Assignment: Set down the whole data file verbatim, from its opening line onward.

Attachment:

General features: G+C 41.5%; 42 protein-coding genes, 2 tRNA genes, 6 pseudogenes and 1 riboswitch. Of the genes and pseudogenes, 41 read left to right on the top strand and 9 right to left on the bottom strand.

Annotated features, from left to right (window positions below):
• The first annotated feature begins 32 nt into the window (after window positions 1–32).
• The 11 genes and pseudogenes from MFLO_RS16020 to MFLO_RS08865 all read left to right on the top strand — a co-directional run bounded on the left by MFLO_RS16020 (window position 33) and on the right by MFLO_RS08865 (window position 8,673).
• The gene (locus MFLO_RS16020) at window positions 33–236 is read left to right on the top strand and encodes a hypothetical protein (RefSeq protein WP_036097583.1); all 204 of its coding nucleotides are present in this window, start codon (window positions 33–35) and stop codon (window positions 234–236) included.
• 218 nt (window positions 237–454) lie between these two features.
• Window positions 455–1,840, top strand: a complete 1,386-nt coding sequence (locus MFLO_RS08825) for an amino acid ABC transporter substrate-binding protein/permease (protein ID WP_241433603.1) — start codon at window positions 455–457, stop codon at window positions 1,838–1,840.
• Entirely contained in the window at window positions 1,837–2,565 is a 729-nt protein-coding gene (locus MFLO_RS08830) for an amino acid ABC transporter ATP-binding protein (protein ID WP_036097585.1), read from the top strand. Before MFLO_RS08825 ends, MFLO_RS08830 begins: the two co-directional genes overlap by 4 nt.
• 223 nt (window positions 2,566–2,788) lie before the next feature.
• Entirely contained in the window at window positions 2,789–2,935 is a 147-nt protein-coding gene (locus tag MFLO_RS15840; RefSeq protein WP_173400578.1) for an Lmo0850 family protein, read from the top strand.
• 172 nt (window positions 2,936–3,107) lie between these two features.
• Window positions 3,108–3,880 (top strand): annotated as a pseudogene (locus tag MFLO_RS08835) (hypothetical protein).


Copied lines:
General features: G+C 41.5%; 42 protein-coding genes, 2 tRNA genes, 6 pseudogenes and 1 riboswitch. Of the genes and pseudogenes, 41 read left to right on the top strand and 9 right to left on the bottom strand.

Annotated features, from left to right (window positions below):
• The first annotated feature begins 32 nt into the window (after window positions 1–32).
• The 11 genes and pseudogenes from MFLO_RS16020 to MFLO_RS08865 all read left to right on the top strand — a co-directional run bounded on the left by MFLO_RS16020 (window position 33) and on the right by MFLO_RS08865 (window position 8,673).
• The gene (locus MFLO_RS16020) at window positions 33–236 is read left to right on the top strand and encodes a hypothetical protein (RefSeq protein WP_036097583.1); all 204 of its coding nucleotides are present in this window, start codon (window positions 33–35) and stop codon (window positions 234–236) included.
• 218 nt (window positions 237–454) lie between these two features.
• Window positions 455–1,840, top strand: a complete 1,386-nt coding sequence (locus MFLO_RS08825) for an amino acid ABC transporter substrate-binding protein/permease (protein ID WP_241433603.1) — start codon at window positions 455–457, stop codon at window positions 1,838–1,840.
• Entirely contained in the window at window positions 1,837–2,565 is a 729-nt protein-coding gene (locus MFLO_RS08830) for an amino acid ABC transporter ATP-binding protein (protein ID WP_036097585.1), read from the top strand. Before MFLO_RS08825 ends, MFLO_RS08830 begins: the two co-directional genes overlap by 4 nt.
• 223 nt (window positions 2,566–2,788) lie before the next feature.
• Entirely contained in the window at window positions 2,789–2,935 is a 147-nt protein-coding gene (locus tag MFLO_RS15840; RefSeq protein WP_173400578.1) for an Lmo0850 family protein, read from the top strand.
• 172 nt (window positions 2,936–3,107) lie between these two features.
• Window positions 3,108–3,880 (top strand): annotated as a pseudogene (locus tag MFLO_RS08835) (hypothetical protein).